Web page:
Less than Half of Cancer Patients Eligible for Immunotherapy Treatments

In late 2017, the FDA approved Keytruda (pembrolizumab) as an immunotherapy treatment for cancer.  It’s typically used to treat inoperable metastatic non-small cell lung cancer and melanoma but it has also been approved by the FDA to treat any unresectable or metastatic solid tumor, such as those found in mesothelioma.

Immunotherapy is a type of cancer treatment that is designed to work with the body’s own immune system and fight diseases in a more natural way. Immunotherapy treatments focus on improving the immune system using elements created within the body, but treatments can also be man-made. Typically, immunotherapy works by stopping the spread and growth of cancer cells, all while improving the immune system’s strength. Keytruda works by blocking PD-1 which is a protein that allows cells to not be affected the body’s immune system and its ligands PD-L1 and PD-L2.

At the 17th World Conference on Lung Cancer in 2017, researchers and scientists were excited to report the positive effects Keytruda had not only by itself, but when combined with a listeria-based therapeutic vaccine. Keytruda is currently in clinical trials for a mesothelioma treatment, along with Yervoy and Opdivo, two other checkpoint inhibitor immunotherapy drugs.

While there has been some success associated with Keytruda, Opdivo and Yervoy, a recent journal article published in the JAMA Network clarifies that only patients who are eligible for immune checkpoint inhibitors are able to receive the treatment, of those people, the treatment may or may not be a success.  A little less than half – 43.63 percent – of cancer patients are eligible for these therapies. Of that 43 percent, 12.46 percent have benefited.  However, it’s important to remember that even though the cancer itself is the same, its effect will be different from person to person. This means that benefit estimates and eligibility will change over time.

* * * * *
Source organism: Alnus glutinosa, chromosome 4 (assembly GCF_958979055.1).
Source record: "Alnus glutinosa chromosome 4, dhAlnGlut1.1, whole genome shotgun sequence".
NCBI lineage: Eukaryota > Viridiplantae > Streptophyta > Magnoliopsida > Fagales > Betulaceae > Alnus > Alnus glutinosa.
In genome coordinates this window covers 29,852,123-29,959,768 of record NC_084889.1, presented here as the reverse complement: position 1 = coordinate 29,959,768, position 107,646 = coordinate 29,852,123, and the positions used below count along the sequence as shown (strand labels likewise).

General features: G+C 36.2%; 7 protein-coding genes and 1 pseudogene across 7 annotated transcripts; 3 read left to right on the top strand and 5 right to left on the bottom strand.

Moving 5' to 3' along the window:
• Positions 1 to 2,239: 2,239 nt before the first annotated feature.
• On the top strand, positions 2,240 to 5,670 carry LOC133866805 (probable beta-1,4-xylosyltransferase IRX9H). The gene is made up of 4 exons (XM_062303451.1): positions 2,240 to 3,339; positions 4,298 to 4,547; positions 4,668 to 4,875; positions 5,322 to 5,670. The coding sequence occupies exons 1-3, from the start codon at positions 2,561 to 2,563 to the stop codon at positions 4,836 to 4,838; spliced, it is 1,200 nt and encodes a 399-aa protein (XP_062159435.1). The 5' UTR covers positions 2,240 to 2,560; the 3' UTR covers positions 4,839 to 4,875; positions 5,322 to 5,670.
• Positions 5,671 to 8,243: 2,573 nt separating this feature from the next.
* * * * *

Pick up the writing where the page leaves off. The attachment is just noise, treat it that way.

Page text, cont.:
Keytruda Clinical Trial

Pembrolizumab in Combination With Chemotherapy and Image-Guided Surgery for Malignant Pleural Mesothelioma (MPM)

This upcoming clinical trial from the University of Pennsylvania was last verified in April 2019 and should be recruiting soon. The purpose if this trial is to evaluate the safety, feasibility, and preliminary efficacy of the addition of pembrolizumab and image-guided resection to surgical therapy and chemotherapy for malignant pleural mesothelioma.

Keytruda will be administered via IV before surgery, after surgery, and for three weeks during maintenance along with chemotherapy treatments cisplatin and pemetrexed, which will be administered post-surgery.

Other mesothelioma clinical trials

Source:

Daniel Catenacci, “Keeping Checkpoint Inhibitors in Check,” JAMA Network (May 3 2019). [Link]

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Last update: April 01, 2019. 03:30:08 pm.